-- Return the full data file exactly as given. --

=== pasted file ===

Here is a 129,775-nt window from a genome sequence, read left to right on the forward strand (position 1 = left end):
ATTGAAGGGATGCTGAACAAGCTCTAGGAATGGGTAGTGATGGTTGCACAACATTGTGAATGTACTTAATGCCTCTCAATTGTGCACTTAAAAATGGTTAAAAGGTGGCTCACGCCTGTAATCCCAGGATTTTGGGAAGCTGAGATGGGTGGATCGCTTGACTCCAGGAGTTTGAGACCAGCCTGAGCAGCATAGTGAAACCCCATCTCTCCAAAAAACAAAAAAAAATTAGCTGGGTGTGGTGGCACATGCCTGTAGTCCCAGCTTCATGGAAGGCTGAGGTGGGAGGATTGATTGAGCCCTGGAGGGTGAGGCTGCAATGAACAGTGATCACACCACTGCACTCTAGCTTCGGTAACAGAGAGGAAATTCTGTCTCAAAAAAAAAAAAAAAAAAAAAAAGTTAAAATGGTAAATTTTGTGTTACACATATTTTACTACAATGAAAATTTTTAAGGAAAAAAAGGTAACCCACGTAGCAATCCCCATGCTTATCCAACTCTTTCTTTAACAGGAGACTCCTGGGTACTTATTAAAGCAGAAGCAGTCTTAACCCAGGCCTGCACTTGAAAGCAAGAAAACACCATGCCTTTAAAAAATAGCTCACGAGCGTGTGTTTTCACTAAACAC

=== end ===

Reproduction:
Here is a 129,775-nt window from a genome sequence, read left to right on the forward strand (position 1 = left end):
ATTGAAGGGATGCTGAACAAGCTCTAGGAATGGGTAGTGATGGTTGCACAACATTGTGAATGTACTTAATGCCTCTCAATTGTGCACTTAAAAATGGTTAAAAGGTGGCTCACGCCTGTAATCCCAGGATTTTGGGAAGCTGAGATGGGTGGATCGCTTGACTCCAGGAGTTTGAGACCAGCCTGAGCAGCATAGTGAAACCCCATCTCTCCAAAAAACAAAAAAAAATTAGCTGGGTGTGGTGGCACATGCCTGTAGTCCCAGCTTCATGGAAGGCTGAGGTGGGAGGATTGATTGAGCCCTGGAGGGTGAGGCTGCAATGAACAGTGATCACACCACTGCACTCTAGCTTCGGTAACAGAGAGGAAATTCTGTCTCAAAAAAAAAAAAAAAAAAAAAAAGTTAAAATGGTAAATTTTGTGTTACACATATTTTACTACAATGAAAATTTTTAAGGAAAAAAAGGTAACCCACGTAGCAATCCCCATGCTTATCCAACTCTTTCTTTAACAGGAGACTCCTGGGTACTTATTAAAGCAGAAGCAGTCTTAACCCAGGCCTGCACTTGAAAGCAAGAAAACACCATGCCTTTAAAAAATAGCTCACGAGCGTGTGTTTTCACTAAACAC